What can one say about the state of Martin Luther King Jr.'s Dream of racial and social equality as we approach his 83rd birthday on Monday? A great deal. Volumes and volumes. Why so much? Because the work of achieving racial equality, ending poverty and ending war is so unfinished.
While it is indeed amazing that a young man, assassinated at age 39, could -- through the sheer force of his will and passion for social justice -- shame a nation into ending the legalized apartheid of Jim Crow, we still live in a nation where being a person of color, too often, means facing racial oppression and second-class citizenship.
I work for an organization with a major campaign to prohibit the practice of racial profiling by law enforcement through federal legislation. We devote tremendous energy and resources to this effort to ending the discrimination and dehumanization people face through interaction with local and state police, border patrol, ICE, the FBI and CIA. Consider these facts: In New York City, 600,000 people -- nearly 90 percent black and Latino -- were frisked by police on New York streets in 2010 because they were young and Black or Latino.
Decades have passed since King led the nation to confront structural racism, yet the New York Police Department operate a virtual police state in some communities. In the city's communities of color, the NYPD degrades and humiliates young men of color through invasive searches that trample daily on the U.S. Constitution's rights to privacy and equal treatment under the law.
Although blacks and Latinos are far less likely to have guns or drugs than the relatively small numbers of whites that are frisked, the NYPD seems to use humiliation and intimidation to keep communities living in fear, on edge and off balance. (Read how the fear of another invasive search has affected college student Nicholas Peart.)
Unfortunately, stop and frisk is just one form of racial profiling we see in this country. An Associated Press story published in August revealed that the NYPD and CIA have operated a joint spying operation, targeting Muslim and ethnic communities for surveillance. After September 11, the NYPD sent undercover officers, disparagingly dubbed "mosque crawlers," to infiltrate mosques. Officers were dispatched to bars, Internet cafes and bookstores and pressed Muslims arrested for minor misdemeanors to furnish information on their friends and neighbors.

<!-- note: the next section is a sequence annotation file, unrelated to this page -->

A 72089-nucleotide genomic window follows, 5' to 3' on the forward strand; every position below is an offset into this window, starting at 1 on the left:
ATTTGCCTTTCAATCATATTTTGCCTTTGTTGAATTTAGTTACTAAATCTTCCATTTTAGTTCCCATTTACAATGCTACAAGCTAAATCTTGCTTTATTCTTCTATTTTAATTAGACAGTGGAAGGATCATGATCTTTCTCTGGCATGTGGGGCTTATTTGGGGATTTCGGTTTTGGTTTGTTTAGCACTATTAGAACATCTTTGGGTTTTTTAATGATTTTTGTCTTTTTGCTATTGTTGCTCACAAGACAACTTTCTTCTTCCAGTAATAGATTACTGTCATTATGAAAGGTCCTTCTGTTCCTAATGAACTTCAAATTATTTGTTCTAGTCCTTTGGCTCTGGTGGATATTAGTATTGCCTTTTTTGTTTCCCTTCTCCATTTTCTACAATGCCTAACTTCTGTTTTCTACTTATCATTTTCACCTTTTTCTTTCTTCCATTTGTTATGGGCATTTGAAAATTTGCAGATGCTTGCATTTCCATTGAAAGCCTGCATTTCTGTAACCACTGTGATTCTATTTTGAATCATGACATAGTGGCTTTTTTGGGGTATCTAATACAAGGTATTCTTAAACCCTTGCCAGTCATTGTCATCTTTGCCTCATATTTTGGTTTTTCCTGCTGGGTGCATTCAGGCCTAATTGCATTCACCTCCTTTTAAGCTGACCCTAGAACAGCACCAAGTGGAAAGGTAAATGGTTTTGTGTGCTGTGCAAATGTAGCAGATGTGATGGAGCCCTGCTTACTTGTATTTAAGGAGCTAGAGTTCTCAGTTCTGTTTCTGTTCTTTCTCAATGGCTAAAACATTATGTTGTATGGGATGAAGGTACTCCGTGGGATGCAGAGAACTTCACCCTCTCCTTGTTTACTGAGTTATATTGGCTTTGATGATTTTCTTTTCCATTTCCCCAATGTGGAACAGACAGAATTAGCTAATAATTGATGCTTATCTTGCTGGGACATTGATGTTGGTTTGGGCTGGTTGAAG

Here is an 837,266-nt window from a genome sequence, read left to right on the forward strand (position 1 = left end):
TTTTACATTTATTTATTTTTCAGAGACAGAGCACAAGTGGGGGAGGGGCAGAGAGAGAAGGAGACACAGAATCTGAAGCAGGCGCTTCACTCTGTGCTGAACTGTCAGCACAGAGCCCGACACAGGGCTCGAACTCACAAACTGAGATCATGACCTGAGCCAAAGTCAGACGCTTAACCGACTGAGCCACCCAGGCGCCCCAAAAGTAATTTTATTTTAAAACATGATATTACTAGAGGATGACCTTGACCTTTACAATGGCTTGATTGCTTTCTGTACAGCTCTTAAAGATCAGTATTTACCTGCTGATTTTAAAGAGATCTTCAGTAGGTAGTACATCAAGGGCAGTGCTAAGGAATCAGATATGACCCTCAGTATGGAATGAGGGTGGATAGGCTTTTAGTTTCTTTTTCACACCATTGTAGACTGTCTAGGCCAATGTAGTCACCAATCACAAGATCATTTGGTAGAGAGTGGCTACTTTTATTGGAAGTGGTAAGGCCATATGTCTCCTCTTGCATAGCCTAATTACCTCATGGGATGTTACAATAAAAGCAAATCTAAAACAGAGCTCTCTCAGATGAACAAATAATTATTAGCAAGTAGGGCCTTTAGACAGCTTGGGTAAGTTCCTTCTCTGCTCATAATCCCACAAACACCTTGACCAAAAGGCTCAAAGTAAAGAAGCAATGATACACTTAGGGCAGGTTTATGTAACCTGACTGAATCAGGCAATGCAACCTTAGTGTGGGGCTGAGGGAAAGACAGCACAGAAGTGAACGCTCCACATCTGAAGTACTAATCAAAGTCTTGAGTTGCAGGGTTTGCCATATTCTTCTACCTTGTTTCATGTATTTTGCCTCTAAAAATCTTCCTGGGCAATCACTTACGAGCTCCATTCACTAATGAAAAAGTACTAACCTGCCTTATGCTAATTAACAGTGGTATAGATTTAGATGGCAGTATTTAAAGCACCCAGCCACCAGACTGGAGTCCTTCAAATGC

For the Muslim, Arab, Middle Eastern and South Asian communities in New York, already suffering increased discrimination after 9/11, the singling out for particular scrutiny can only make them feel more isolated, more marginalized and more fearful of one another and law enforcement. This discriminatory surveillance is not only a problem in New York. The FBI similarly engages in information-gathering based on ethnicity and race.
Another form of discriminatory policing is evident in the passage of "papers please" laws, in states like Arizona, Alabama, South Carolina and Georgia, which require police to investigate the immigration status of people police suspect are undocumented. It's obvious that these laws were passed in response to xenophobic and anti-immigrant feelings and will fall hardest on people who are Latino and assumed to be Latino.
We are a long way from living in a society where we are judged by the content of our character as King longed for and are, still, so often, judged based on the color of our skin, our dress, our names and our accents.
I was not yet three years old when King was killed. I'm now 46. Consider where we are in reference to his dream. The number of poor people are increasing, while incomes for the middle class have been stagnant since the 1970s. The growth in wealth has gone to the wealthy, the upper one percent, as Occupy Wall Street protestors so rightly point out. King's focus was not only on racial injustice but "poverty, militarism and materialism." He argued that a "reconstruction of society itself was the real issue to be faced."
Yet the nation's leaders -- wealthy members of congress -- talk about chipping away at the social safety net, Medicare and Social Security, while some seek to overturn a health law that was intended, in part, to provide health care coverage to the poorest among us.
King was a proponent of global peace, yet tens of thousands have died in wars in Iraq and Afghanistan that were launched under the guise of preventing terrorism.
On this, King's 83rd birthday, it makes sense to ask whether we are fighting enough for greater social justice or too complacent, too cynical, too beaten down to make the kind of strides King accomplished.
I am certain of one thing, though, King would tell us to get up and stand tall. He would tell us to fight back harder and that change is still possible.
King's dream of greater racial and social equality like all of our dreams must be fought for and whatever gains we achieve must be guarded. We can never just sit back. It's 2012, a new year, I think we can all do more so the world is just a tiny bit better by King's next birthday. Let's figure out what that is.